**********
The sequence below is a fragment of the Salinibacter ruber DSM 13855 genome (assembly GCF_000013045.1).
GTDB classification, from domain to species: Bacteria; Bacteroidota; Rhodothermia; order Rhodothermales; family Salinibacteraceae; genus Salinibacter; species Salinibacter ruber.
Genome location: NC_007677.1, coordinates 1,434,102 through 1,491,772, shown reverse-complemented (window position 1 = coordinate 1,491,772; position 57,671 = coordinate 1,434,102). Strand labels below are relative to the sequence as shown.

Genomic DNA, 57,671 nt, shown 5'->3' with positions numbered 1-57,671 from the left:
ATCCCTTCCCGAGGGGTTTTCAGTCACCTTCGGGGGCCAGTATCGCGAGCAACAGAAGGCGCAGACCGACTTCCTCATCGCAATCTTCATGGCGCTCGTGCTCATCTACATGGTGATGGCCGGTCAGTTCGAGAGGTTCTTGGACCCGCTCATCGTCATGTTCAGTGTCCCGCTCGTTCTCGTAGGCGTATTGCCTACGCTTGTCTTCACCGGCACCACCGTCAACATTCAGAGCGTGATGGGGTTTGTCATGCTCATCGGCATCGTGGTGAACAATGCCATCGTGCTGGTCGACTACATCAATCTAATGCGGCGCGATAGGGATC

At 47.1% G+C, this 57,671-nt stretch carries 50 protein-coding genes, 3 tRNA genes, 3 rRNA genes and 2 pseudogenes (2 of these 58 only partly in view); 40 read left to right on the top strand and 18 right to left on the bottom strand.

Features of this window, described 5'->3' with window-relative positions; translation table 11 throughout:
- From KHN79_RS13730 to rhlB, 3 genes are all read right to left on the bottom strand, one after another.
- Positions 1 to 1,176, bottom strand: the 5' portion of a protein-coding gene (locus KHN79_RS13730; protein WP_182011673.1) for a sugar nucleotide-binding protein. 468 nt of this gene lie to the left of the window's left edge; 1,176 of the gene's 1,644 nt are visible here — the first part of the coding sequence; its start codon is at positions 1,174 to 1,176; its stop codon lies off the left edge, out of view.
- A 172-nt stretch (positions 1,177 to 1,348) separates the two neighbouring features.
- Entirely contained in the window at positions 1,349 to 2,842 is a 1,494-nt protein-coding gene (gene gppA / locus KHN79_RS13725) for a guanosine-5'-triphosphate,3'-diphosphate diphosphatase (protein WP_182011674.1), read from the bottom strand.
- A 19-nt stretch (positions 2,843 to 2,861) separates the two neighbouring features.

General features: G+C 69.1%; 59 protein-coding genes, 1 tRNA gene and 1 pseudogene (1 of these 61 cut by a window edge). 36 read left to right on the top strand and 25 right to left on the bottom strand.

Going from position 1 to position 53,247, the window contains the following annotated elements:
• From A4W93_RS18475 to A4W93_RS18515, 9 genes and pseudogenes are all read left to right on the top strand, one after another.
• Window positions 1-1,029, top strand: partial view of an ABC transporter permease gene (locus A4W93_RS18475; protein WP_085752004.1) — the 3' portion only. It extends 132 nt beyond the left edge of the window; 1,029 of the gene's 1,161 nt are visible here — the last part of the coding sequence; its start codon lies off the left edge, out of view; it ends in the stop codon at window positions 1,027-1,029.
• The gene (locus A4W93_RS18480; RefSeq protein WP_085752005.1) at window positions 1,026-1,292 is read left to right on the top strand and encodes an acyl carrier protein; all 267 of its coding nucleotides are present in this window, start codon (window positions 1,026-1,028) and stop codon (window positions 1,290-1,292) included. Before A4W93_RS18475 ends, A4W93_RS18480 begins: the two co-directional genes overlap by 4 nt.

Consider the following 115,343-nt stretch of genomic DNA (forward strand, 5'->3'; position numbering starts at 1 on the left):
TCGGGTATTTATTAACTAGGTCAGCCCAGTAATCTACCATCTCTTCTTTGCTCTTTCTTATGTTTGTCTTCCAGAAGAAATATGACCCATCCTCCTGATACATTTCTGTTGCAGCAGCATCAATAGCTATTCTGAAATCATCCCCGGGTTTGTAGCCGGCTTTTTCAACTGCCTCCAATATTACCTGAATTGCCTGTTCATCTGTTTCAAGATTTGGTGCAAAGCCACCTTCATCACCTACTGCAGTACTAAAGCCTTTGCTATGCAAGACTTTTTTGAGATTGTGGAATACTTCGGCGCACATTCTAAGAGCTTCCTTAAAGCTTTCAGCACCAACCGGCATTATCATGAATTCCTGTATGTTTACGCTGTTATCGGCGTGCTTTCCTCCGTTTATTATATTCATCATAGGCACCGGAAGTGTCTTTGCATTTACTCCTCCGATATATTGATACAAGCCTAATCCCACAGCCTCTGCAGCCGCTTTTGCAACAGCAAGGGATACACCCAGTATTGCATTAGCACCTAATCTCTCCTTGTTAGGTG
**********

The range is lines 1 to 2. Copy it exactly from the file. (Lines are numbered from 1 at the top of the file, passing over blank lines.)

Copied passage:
The sequence below is a fragment of the Salinibacter ruber DSM 13855 genome (assembly GCF_000013045.1).
GTDB classification, from domain to species: Bacteria; Bacteroidota; Rhodothermia; order Rhodothermales; family Salinibacteraceae; genus Salinibacter; species Salinibacter ruber.